Foods and supplements rich in polyphenols, such as resveratrol and pterostilbene, may activate sirtuins and contribute to extending lifespan, but emerging evidence suggests sirtuins function best when NAD+ is activated.(2)
#2 NAD+ Helps Repair Our DNA
DNA is highly vulnerable to damage, which can include broken DNA strands and gene mutations. As DNA damage accumulates, it contributes to the aging process and can result in specific lifespan-shortening diseases like cancer and weakened immunity.(3)
Our DNA can fight back. When damaged, DNA activates an enzyme known as PARP-1 that carries out DNA repair within cells. To do this, however, PARP-1 relies on NAD+. To carry out its function, PARP-1 consumes enormous amounts of NAD+. As we get older and our NAD+ becomes gradually depleted, the ability of PARP-1 to repair DNA is significantly compromised.(4)(5)
Replenishing NAD+ restores the DNA repair process and prevents cell death under stress.(6)(7)  In two different animal models of neurodegenerative disease, increasing cellular NAD+ reduced the severity of the disorder, normalized neuromuscular function, delayed memory loss, and extended lifespan.(8)
#3 NAD+ Tunes Immune Cell Signaling
As we age, our immune cells become inconsistent––some become overactive (which can contribute to autoimmune disease) and others slow down (which increases the risk of infection). This process, called immunosenescence, is intimately related to mitochondrial function and energy balance, both of which depend on NAD+ activity.
Thus, adequate intracellular NAD+ is vital for youthful cellular energy, a critically important factor in fending off immunosenescence and maintaining defenses against infections and autoimmune disease.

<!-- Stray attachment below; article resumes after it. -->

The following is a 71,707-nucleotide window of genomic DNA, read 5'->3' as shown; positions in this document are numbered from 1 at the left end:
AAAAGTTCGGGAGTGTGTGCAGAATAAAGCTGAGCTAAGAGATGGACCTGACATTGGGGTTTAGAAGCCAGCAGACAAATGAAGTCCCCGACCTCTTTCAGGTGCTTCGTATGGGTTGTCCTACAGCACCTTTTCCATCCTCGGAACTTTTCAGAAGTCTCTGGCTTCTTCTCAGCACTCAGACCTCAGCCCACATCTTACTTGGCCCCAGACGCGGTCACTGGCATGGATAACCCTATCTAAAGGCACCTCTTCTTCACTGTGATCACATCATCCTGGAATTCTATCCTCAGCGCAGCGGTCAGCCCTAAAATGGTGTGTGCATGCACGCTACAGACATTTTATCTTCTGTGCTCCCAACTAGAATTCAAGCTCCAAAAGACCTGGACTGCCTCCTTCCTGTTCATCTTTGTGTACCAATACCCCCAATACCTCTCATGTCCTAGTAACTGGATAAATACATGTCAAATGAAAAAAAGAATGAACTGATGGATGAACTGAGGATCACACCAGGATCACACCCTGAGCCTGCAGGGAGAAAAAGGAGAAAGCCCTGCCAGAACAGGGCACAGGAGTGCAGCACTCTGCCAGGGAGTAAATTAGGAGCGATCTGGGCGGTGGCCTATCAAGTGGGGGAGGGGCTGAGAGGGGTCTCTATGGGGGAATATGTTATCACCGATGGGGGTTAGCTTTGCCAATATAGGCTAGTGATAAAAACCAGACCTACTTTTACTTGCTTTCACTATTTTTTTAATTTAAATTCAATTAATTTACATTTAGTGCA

#4 NAD+ Regulates the Energy Enzymes that Fuel Us
A universal feature of aging is the loss of cellular energy, which results in diminished ATP levels and inadequate cellular fuel necessary to power your body. ATP (Adenosine Triphosphate) is the main source of energy for most cellular processes. All living things, plants and animals, require a continual supply of energy in order to function. The energy is used for all the processes required to keep us alive.(9)
One cause of this energy loss is a breakdown in the efficiency of the electron transport chain, the main pathway through which we extract energy from food and of which NAD+ is an essential component. Disorders ranging from obesity and diabetes to bone loss have been associated with loss of this vital pathway.(10)(11)
Studies show that restoring electron transport chain function by raising levels of NAD+ is a rapid and efficient means of promoting the essential enzymes involved in energy extraction and sustaining youthful cell function. This helps to reduce physiological decline and provides protection from age-related disease.(12)(13)
#5 NAD+ Helps Stabilize Chromosomes
Our chromosomes are complex structures housing our DNA. Think of it this way: DNAis in genes; genes are on chromosomes.
Access to DNA strands for “reading out” genetic instructions requires biochemical control of those proteins to make sure each gene functions properly, but like any complex molecular structure, chromosomes can become unstable. Eventually, instability triggers errors in how genes are interpreted, which ultimately contribute to harmful changes in cell function and structure. Aging is accelerated in the presence of increased chromosome instability.(14)(15)(16).
The enzymes involved in sustaining stable chromosomal structures require NAD+ in order to function properly. When sufficiently present, NAD+ contributes to longevity in animal models showing that NAD+ contributes to longevity; whereas when enzymes that require NAD+ to function are inactive, chromosome structure suffers and cells replicate abnormally.(17)
#6 NAD+ Promotes Brain Health
NAD+ appears essential for sustaining brain health due to its effect on neurotransmitters; in fact, it meets the criteria for a neurotransmitter itself.(18)(19)
Neurotransmitters are brain chemicals that relay signals between nerve cells, and thereby help regulate body-wide functions such as mood, appetite, and stress.
#7 NAD+ Supports Cellular Energy Production
NAD+ was first discovered as an important part of the process that channels chemical energy from foods to the ATP fuel our cells require. Recent studies have revealed that NAD+ is itselfa form of “energy currency” similar to ATP, the complex organic chemical that provides energy to drive many processes in living cells.(20)